Origin of averse
Examples from the Web for averse
He is single, but not averse to being partnered, “as long as she can put up with my schedule and I can put up with hers.”Norm Lewis, Broadway’s First Black ‘Phantom,’ on Racism, Heroes, and Dream Roles|Tim Teeman|March 21, 2014|DAILY BEAST
The fact is, though, country music has always been averse to controversy.Vince Gill Confronts Fringe Groups and Gives Country Some Cred|Malcolm Jones|September 11, 2013|DAILY BEAST
She is the president of an autism organization, which is also averse to vaccination, called Generation Rescue.Why Jenny McCarthy Is Worse Than Elisabeth Hasselbeck|Tricia Romano|July 10, 2013|DAILY BEAST
In Iraq, there is a real concern over the emergence of Alnusra Front and Salafists who are most averse to Shiites in the region.
Among the people who seemed not averse to being interviewed was Msgr. Bob Weiss of St Rose of Lima Church.Curse the Media in Newtown for Doing Too Little, Too Late on Guns|Michael Daly|December 20, 2012|DAILY BEAST
It seems that there was evidently an occasion in which Fiammetta gave him to understand that she was not averse from his love.Giovanni Boccaccio, a Biographical Study|Edward Hutton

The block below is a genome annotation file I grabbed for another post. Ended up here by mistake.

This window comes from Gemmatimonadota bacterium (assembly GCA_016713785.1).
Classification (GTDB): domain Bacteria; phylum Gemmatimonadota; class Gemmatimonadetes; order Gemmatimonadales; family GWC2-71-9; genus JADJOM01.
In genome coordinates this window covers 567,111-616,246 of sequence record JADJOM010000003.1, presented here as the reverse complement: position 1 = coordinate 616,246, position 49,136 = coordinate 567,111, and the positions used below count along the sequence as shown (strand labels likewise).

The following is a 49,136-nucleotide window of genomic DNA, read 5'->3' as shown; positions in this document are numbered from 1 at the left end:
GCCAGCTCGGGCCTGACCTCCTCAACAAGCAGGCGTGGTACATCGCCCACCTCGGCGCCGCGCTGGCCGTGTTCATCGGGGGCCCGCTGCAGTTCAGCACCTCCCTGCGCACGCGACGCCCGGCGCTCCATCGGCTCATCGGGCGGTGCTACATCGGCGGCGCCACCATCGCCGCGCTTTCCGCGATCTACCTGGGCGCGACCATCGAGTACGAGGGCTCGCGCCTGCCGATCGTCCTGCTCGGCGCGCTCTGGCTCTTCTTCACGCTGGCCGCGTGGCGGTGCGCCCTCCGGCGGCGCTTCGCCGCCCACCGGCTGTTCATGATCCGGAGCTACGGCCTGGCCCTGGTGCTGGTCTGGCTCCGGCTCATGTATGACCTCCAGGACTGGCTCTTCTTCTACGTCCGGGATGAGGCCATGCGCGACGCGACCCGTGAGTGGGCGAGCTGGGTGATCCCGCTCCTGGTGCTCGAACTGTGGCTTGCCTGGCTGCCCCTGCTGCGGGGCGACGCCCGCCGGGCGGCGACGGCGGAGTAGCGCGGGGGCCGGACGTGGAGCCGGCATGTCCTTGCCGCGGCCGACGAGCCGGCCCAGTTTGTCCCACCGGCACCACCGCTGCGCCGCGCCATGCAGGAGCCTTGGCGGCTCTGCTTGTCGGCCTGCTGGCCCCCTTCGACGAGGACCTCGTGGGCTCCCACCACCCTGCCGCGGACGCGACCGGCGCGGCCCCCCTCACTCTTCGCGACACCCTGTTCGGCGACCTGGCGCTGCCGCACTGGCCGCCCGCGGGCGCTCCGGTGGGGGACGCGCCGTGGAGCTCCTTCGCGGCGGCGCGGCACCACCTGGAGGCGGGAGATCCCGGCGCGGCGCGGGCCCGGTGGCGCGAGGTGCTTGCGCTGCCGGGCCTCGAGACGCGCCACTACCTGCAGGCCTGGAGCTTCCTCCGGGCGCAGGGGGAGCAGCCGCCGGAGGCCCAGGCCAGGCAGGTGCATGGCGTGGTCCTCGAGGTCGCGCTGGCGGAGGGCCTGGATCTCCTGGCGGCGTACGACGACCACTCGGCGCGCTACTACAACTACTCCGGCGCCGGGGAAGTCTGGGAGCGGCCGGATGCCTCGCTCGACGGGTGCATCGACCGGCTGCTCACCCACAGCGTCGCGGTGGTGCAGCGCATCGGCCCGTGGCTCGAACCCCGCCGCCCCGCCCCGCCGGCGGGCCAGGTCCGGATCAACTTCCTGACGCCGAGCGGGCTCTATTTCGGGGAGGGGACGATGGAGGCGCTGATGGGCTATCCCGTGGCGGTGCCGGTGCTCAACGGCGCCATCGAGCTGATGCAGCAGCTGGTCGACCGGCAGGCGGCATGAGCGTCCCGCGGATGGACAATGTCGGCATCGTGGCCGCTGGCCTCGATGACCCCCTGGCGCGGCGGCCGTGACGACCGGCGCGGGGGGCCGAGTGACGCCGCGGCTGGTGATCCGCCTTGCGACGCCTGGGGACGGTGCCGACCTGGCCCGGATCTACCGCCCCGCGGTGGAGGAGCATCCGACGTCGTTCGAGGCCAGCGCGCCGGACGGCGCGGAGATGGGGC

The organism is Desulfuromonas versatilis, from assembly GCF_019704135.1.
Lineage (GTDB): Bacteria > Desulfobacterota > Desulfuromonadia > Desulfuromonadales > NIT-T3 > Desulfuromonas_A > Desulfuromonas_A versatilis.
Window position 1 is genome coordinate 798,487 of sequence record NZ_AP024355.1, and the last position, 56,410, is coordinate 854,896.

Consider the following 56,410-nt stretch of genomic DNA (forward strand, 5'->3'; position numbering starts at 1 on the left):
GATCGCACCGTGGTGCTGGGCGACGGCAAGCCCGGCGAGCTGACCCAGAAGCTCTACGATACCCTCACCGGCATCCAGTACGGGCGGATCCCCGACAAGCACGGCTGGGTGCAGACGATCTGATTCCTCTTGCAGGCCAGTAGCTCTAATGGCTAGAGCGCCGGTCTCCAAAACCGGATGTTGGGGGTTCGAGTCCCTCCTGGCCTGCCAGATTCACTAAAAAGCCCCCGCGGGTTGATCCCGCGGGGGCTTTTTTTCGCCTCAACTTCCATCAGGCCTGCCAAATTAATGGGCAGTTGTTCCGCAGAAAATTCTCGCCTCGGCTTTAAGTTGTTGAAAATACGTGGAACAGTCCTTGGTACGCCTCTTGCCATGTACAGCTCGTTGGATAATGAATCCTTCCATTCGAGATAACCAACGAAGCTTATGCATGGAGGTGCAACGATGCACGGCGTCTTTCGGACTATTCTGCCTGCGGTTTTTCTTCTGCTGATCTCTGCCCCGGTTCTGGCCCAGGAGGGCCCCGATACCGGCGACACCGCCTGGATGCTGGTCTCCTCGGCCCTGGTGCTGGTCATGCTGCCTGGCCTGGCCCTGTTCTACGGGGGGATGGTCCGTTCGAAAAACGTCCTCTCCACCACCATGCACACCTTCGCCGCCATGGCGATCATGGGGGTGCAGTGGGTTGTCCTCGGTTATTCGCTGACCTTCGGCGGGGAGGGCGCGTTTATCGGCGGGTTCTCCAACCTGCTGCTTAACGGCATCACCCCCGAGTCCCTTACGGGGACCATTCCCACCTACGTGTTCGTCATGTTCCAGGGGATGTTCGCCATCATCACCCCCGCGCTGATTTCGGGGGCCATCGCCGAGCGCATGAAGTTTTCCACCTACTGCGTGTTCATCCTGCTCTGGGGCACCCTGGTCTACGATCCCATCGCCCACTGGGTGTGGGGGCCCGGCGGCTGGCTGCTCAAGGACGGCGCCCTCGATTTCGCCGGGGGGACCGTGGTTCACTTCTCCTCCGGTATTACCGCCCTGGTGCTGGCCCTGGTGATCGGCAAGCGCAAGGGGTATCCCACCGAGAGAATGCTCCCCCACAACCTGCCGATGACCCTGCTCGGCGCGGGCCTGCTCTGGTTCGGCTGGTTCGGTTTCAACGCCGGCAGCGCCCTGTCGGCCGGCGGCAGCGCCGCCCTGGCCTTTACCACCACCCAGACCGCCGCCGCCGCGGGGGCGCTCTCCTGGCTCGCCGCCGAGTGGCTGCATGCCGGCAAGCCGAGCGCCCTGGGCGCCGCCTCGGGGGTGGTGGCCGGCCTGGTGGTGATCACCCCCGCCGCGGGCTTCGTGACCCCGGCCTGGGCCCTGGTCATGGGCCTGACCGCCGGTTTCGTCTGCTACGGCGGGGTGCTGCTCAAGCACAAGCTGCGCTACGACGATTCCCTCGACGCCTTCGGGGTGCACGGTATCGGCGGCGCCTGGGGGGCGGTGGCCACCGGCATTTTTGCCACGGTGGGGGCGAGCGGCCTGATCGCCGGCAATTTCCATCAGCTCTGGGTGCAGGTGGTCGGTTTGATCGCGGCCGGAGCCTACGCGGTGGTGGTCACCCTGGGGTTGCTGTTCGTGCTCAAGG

To a considerable number Brown was known as a hero of past fights and not averse to fresh ones.The Negro and the Nation|George S. Merriam
He was reticent on the subject of his compositions, but was not averse to talking of his troubles.Beethoven|George Alexander Fischer
On the other hand, we are averse to protract the argument by any elaboration of mere details which can be avoided.Supernatural Religion, Vol. III. (of III)|Walter Richard Cassels
Lorenzo's feelings were averse to taking anything from Prest.Biography and Family Record of Lorenzo Snow|Eliza R. Snow Smith
British Dictionary definitions for averse
Word Origin for averse
Word Origin and History for averse
mid-15c., "turned away in mind or feeling," from Old French avers and directly from Latin aversus "turned away, turned back," past participle of avertere (see avert). Originally and usually in English in the mental sense, while avert is used in a physical sense.